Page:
Blogonomics: moving markets
What’s the best way to monetize a blog? I don’t know how much John Hempton has made off this blog entry, but it’s surely up there in the annals of the most lucrative posts of all time.
Hempton found an obscure Chinese travel company which somehow managed to get itself a listing on the NYSE: Universal Travel Group. He tried to book travel through Universal Travel’s website, and failed. And after 5,500 words of explaining exactly why he was doing it, he shorted Universal Travel’s stock. Which turned out to be a great trade: the stock plunged by 20% today, entirely because of Hempton’s blog post.
Universal Travel put out a press release at the close of trade today saying that it “categorically denies all the allegations contained in the blog”, but not getting into specifics; there’s vague but ominous language about “aggressively pursuing all legal remedies against Bronte Capital and John Hempton”, but I very much doubt they’ll come to much.
Historically, short-sellers have been shadowy types; they like to publicize their findings, but they tend to do so behind the scenes, giving journalists information and having very long conversations off the record.
Hempton’s different in that he’s happy, on occasion, to make his allegations in public, under his own name. He doesn’t always publicize his shorts, even when he suspects outright fraud, but his blog does have enough of a following now that he knows he’ll be widely read if and when he chooses to do so. After today’s big payday, I reckon he might try the tactic more often.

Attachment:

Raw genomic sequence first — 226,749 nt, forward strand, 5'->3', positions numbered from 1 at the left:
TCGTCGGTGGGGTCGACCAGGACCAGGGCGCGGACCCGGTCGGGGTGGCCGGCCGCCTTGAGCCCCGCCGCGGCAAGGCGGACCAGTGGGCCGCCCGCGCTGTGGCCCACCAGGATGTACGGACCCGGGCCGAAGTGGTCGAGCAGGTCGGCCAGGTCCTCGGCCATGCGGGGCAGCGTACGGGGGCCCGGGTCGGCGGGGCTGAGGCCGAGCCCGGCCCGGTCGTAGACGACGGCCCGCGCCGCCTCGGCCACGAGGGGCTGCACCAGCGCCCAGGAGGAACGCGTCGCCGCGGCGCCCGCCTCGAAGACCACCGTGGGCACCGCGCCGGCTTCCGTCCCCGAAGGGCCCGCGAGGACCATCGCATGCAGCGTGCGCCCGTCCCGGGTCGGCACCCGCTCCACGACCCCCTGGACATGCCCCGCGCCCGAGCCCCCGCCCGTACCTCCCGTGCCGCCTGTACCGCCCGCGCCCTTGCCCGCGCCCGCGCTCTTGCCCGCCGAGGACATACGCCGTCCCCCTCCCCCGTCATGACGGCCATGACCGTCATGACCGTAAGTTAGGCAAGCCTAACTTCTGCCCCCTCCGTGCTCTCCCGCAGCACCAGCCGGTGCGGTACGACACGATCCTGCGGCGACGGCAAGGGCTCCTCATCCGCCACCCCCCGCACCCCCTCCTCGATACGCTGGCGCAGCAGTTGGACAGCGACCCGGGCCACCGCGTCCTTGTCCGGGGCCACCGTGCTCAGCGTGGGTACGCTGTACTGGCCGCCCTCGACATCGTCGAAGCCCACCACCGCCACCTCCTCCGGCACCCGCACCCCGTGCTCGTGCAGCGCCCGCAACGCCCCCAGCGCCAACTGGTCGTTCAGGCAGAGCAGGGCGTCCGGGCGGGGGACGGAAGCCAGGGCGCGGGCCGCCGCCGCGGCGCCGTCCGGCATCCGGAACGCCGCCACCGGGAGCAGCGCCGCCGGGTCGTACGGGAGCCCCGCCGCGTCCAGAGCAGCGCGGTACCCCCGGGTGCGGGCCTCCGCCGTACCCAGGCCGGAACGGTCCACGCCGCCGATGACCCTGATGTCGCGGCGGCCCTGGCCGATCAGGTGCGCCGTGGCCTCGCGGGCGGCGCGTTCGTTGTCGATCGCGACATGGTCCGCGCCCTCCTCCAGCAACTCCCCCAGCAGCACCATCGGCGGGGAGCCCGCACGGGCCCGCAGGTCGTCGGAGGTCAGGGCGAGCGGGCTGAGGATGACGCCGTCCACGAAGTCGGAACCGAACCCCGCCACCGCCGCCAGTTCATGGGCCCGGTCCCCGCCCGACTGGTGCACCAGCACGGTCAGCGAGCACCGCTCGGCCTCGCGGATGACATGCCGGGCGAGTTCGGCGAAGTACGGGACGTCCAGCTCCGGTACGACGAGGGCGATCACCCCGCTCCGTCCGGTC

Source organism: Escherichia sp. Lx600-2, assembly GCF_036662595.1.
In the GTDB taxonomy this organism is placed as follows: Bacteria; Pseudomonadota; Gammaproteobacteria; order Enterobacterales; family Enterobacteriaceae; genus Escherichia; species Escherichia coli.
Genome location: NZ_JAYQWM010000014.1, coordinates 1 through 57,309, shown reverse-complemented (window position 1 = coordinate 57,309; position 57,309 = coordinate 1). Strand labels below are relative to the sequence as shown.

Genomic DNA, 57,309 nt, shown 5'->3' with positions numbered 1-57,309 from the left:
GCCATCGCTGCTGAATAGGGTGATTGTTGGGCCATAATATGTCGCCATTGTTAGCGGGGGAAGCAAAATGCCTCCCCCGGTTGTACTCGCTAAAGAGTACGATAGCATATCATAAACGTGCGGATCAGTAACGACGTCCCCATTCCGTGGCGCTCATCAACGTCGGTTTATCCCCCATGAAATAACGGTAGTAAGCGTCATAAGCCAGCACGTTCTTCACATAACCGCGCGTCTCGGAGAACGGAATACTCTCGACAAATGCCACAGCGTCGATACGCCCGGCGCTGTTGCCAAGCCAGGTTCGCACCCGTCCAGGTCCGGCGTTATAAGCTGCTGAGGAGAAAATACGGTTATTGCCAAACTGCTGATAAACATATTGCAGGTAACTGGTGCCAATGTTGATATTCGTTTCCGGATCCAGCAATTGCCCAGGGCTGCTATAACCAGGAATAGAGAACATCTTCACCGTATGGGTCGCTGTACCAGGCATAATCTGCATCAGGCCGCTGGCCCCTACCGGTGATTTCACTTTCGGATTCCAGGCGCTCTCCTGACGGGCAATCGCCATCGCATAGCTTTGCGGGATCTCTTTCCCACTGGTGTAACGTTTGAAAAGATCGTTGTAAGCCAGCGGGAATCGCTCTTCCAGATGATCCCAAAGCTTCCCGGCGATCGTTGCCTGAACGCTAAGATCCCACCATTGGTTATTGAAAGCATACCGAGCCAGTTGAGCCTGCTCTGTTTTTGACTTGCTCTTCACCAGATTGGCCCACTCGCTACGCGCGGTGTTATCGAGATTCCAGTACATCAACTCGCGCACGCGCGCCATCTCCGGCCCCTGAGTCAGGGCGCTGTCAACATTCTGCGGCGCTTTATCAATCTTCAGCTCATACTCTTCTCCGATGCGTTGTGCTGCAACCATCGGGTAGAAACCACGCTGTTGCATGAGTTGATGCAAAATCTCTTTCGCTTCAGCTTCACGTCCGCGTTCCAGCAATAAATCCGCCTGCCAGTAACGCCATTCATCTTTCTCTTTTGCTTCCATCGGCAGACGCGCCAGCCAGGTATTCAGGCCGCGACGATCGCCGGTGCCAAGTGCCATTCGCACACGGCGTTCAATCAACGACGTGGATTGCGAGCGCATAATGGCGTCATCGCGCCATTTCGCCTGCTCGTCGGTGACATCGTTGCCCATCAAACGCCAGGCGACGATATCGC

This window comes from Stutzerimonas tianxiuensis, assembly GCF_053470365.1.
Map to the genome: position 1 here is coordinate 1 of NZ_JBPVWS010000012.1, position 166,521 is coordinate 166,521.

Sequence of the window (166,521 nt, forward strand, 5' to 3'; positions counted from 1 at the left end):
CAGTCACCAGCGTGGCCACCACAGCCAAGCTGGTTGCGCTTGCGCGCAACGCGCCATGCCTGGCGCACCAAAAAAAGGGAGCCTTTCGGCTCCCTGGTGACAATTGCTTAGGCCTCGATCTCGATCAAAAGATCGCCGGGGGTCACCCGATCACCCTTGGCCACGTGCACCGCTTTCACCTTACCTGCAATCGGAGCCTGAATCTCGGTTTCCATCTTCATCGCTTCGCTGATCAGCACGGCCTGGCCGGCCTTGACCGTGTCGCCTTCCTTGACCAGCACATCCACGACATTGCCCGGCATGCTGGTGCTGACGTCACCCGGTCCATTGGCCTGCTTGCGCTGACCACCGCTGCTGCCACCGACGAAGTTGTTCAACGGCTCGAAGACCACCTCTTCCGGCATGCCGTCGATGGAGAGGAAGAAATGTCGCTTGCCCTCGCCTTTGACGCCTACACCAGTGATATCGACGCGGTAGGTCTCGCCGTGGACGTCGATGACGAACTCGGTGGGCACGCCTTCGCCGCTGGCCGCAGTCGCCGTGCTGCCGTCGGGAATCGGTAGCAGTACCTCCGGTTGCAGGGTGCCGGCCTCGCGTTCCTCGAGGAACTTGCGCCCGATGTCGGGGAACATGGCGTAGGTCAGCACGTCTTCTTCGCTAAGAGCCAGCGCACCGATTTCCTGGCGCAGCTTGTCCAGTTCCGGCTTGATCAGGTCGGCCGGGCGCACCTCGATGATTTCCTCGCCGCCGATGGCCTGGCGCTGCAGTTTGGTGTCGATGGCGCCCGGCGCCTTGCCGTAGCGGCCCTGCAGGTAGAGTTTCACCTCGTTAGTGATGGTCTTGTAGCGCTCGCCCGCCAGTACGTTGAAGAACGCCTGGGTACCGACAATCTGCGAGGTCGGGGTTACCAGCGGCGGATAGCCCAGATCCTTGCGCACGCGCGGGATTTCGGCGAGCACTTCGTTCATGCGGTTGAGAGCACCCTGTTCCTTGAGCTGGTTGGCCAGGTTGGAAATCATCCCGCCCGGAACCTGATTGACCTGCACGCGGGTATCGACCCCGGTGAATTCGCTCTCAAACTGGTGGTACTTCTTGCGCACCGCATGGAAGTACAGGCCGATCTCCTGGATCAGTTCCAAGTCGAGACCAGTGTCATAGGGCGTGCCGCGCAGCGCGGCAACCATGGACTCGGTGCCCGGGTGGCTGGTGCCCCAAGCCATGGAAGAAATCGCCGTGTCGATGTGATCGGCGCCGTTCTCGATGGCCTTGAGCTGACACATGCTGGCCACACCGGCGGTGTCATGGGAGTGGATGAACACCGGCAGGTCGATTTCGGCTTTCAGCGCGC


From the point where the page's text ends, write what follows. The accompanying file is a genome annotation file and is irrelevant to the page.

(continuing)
The story of Universal Travel is far from over: if Hempton’s right about the company, and I think that he is, then the SEC and the NYSE are both going to have to answer some very pointed questions about how and why they allowed the company to get this prestigious New York listing in the first place.
But I do love the way that the blogosphere is moving markets. Reading a blog entry from someone with real skin in the game is often a lot more fun than ploughing through “objective” journalism from someone who isn’t allowed to invest in or short what they’re writing about.